The Videos of Quarantined Italians Singing Your Favorite Pop Songs Are Fake

Pop stars like Katy Perry and Madonna—as well as thousands of other internet users—keep falling for these pretty obvious jokes.
Chicago, US

The spread of COVID-19, also known as coronavirus, has caused cities around the world to hole up at home and practice social distancing. Italy, one of the countries hit hardest by the crisis, has been in lockdown since March 9, and because people are already getting stir-crazy spending so much time alone and indoors, one small bright spot of this global crisis has been a wealth of viral videos of Italian neighborhoods singing songs or playing instruments together from the still-quarantined comfort of their apartment balconies. (Which, hey, congrats on at least having balconies, Italy.)


While these videos are heartwarming, there are also a ton of fake ones crowding Twitter timelines. Numerous users have edited the clips with audio from live recordings of their favorite pop songs, however farfetched it may be that a village full of Italian people would belt them in unison. If Twitter is to be believed, quarantined Italians have spontaneously broken out in song to Rihanna's "Bitch Better Have My Money," Nicki Minaj's "Chun-Li," Charli XCX's "Track 10," Lorde's "Team," and even the "I Am Your Mother" monologue from the A24 horror film Hereditary.

Though these clips are all attempts at bringing a little levity into a pretty grim scenario, mainstream artists like Katy Perry and Madonna have totally fallen for the bit.

Over the weekend, Katy Perry quoted a tweet that read: "A whole neighborhood in Italy is singing 'Roar' by Katy Perry while they're on lockdown and self-quarantined." While that did not actually happen, she didn't realize the video was edited and wrote: "You cannot break the human spirit. We are one in this." She also posted an emoji of a heart and, inexplicably, the Hungarian flag, following her tweet (which she promptly deleted and reposted with an emoji of the Italian flag).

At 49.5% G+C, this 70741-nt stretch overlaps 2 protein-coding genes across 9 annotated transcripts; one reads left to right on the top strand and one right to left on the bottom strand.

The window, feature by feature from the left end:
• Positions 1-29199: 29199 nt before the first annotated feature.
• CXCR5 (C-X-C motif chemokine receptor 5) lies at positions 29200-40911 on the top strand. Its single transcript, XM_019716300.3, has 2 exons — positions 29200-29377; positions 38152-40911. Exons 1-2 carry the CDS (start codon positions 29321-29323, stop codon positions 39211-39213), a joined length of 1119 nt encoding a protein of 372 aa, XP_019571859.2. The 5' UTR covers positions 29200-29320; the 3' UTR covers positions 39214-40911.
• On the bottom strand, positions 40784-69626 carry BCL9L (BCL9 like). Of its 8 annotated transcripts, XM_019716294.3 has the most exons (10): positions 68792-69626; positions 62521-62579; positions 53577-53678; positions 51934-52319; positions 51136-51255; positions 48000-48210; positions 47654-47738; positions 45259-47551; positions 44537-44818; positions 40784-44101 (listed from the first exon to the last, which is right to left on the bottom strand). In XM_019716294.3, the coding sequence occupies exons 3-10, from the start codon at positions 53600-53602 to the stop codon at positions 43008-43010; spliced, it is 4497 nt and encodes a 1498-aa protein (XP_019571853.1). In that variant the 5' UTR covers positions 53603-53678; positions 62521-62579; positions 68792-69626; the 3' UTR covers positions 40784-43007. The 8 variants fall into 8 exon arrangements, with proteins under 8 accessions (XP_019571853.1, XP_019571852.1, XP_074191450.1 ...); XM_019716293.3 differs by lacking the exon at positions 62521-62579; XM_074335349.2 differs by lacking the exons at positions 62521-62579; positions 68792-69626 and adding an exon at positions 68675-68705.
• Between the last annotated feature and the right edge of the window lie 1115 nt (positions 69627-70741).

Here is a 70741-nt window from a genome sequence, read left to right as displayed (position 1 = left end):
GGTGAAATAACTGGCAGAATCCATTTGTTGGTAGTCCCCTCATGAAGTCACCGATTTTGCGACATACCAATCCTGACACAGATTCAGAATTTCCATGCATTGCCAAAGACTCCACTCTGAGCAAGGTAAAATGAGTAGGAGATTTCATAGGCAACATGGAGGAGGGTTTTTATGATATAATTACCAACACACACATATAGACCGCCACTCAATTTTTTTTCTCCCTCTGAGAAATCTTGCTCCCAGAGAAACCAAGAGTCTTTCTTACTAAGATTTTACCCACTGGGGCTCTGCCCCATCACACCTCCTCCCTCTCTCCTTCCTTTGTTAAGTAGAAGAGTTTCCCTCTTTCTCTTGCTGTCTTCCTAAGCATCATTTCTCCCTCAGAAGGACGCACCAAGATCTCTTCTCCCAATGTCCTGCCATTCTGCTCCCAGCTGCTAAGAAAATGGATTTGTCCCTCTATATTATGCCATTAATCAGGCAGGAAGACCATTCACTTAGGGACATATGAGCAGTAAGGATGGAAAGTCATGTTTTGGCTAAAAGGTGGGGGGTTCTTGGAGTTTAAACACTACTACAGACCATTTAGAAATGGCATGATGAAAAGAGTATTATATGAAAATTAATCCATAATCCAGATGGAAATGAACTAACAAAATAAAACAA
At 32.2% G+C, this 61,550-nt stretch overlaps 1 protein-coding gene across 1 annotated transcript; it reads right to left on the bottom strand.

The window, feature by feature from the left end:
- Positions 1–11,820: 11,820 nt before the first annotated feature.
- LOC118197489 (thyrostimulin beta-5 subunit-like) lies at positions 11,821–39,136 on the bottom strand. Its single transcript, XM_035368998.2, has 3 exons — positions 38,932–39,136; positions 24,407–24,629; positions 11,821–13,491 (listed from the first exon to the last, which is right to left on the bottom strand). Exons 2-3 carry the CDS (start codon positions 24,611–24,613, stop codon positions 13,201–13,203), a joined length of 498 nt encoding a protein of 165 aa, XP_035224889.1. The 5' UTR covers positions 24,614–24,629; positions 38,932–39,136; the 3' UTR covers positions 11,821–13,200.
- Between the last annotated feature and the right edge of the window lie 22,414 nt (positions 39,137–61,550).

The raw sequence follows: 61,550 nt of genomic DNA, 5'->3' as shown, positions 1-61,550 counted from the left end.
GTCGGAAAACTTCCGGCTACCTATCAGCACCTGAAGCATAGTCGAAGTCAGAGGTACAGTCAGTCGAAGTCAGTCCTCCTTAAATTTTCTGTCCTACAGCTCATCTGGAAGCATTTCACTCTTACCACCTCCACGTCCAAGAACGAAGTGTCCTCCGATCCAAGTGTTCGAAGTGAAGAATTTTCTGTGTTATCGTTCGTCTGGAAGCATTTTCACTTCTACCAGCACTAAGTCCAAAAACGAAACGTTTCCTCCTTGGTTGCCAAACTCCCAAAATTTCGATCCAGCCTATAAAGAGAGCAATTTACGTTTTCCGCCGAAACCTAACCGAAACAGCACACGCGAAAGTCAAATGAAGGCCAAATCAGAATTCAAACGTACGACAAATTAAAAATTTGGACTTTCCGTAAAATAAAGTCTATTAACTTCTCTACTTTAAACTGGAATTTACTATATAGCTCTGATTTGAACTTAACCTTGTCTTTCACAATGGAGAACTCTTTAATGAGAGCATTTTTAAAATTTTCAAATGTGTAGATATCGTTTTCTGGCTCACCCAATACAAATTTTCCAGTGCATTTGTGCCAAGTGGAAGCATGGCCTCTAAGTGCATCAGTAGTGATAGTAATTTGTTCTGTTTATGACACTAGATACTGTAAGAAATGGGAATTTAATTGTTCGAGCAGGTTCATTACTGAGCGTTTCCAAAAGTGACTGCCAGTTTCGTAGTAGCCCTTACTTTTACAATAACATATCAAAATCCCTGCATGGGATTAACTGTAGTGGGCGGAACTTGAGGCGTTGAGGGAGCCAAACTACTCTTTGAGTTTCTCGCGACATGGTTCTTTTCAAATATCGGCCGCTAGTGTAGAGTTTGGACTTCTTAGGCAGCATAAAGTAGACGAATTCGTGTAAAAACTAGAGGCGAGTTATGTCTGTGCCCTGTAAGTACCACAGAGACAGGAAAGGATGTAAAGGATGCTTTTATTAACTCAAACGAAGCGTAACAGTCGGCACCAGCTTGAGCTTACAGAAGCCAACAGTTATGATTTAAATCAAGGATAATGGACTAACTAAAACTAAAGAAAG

As of press time, Perry's amended post has over 212,000 likes and is still up. The original video, which you can view below, finds Italians actually singing their country's national anthem, and it makes much more sense.


In Madonna's case, the pop legend was duped by a tweet claiming that Italians had broken out into song with her 2019 single "I Rise," a song that hasn't even cracked the charts in that country. She tweeted, "Let Us All RISE UP. everywhere around the world!!!" and chose to go with the universal globe emojis, presumably to avoid tweeting out the wrong country's flag like Perry.

Seeing celebrities like Perry and Madonna get duped by clearly fake tweets is pretty hilarious, but it's also kind of depressing. In such chaotic and frightening times, it's disheartening to see misinformation, even intended as a joke, be spread so easily.

An entire Italian neighborhood belting "Bitch Better Have My Money" would be a trip. But it never happened.